5. My quibble is that the words "militia" and "volunteer" are NOT interchangeable. The "volunteers" were enrolled in the regular army but kept largely apart from the regular army regiments. They were given officers, by the way, like Wool, who was regular army and among the best we had. The massive mobilization which resulted in the sort of officers you describe was quite typical during the Civil War but not this one. The word which best fits these units is "mercs", or "mercenaries". The gubmint harvested a bunch of poor folk looking for a paycheck and three squares, the later being the bigger issue for a heck of a lot of those sad sacks. congress deemed them interchangeable at the onset of the mexican war, and there was a rather large mobilization The militia system had already proven unreliable by the time of the Mexican War and had undergone substantial revision. Two issues emerged during the War of 1812 that demonstrated its flaws. First, many states prohibited their troops from participating in military operations on foreign soil. Second, by law a militiaman could only serve for a period of ninety days, meaning that recruiting, training, and marshaling occupied most of a unit's time with little left over for campaigning. As a solution to this problem, Congress created a subclass of militia called volunteers who were not confined by these two restrictions. On May 13, 1846, Congress authorized President Polk to raise 50,000 12-month volunteers. Although both composed a part of the American Army, regulars and volunteers were notably different. Observers noted little interaction between officers and men, with each occupying a clearly defined station within the military establishment. Most Americans avoided enlisting in the regulars, guaranteeing that a high percentage of privates, corporals, and sergeants were foreign born. The combination of aristocratic officers and foreign "hirelings" made many Americans suspicious of the regulars. After all, what American citizen would settle for $7 a month as an army private unless forced to by dire circumstance? The volunteer, on the other hand, seemed to fit the spirit of the young republic because he was a citizen-soldier. Politics entered into the system as most volunteers elected their own officers. Volunteer units were raised locally, allowing friends, neighbors, and relatives to serve together. Although nominally under federal authority, volunteers maintained strong ties to their home states. The democratic nature of the volunteers meant that discipline in this corps was more lax than in the regulars. More troops were needed as the war progressed. In November 1846, Congress issued an additional call for volunteers after realizing that most of the one year men would leave at the expiration of their terms. This second wave of volunteers was enlisted for the duration of the war. On February 11, 1847, Congress created ten additional regiments of regulars to serve for the period of the war. In all, 26,922 regulars and 73,260 volunteers served at some point during the Mexican War. but - whatever edit: from The American Army in the Mexican War: An Overview A Conversation With Richard Bruce Winders Historian and Curator, The Alamo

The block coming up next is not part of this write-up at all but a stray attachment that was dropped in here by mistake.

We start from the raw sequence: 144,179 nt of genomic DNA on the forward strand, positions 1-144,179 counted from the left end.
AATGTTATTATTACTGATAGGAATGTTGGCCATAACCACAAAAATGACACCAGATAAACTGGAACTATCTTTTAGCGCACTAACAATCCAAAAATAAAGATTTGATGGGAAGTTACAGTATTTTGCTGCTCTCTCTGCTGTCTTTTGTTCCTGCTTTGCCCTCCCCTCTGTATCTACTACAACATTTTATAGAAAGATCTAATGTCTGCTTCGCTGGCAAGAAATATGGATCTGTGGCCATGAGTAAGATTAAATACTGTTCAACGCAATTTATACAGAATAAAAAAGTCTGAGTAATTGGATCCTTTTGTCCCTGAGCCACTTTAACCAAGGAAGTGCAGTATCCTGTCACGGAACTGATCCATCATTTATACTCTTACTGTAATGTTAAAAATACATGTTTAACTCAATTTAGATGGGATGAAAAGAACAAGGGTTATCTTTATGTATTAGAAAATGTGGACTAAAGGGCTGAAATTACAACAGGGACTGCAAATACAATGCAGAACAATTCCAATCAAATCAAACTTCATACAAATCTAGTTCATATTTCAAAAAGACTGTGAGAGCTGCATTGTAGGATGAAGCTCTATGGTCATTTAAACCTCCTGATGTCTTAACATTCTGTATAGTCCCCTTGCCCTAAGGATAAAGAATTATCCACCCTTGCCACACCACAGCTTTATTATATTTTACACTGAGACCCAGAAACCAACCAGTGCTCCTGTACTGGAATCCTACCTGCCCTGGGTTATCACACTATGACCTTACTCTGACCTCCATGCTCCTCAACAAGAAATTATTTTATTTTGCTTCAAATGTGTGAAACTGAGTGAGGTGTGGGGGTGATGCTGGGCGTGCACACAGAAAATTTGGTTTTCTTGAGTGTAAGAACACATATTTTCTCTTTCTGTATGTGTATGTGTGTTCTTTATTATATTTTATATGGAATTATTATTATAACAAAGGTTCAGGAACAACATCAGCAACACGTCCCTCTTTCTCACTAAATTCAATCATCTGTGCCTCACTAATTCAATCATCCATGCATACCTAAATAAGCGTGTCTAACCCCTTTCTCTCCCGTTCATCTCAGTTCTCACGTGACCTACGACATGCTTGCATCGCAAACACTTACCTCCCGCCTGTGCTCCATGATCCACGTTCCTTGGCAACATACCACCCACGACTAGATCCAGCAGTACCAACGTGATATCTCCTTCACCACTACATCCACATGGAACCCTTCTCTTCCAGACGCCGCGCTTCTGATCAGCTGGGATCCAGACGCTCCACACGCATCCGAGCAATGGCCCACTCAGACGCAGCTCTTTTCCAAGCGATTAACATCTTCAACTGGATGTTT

6. yep, funny, but not funny Ha Ha. copy that plus, they got their asses handed to them in the ukraine election might have been a hint to go in a different direction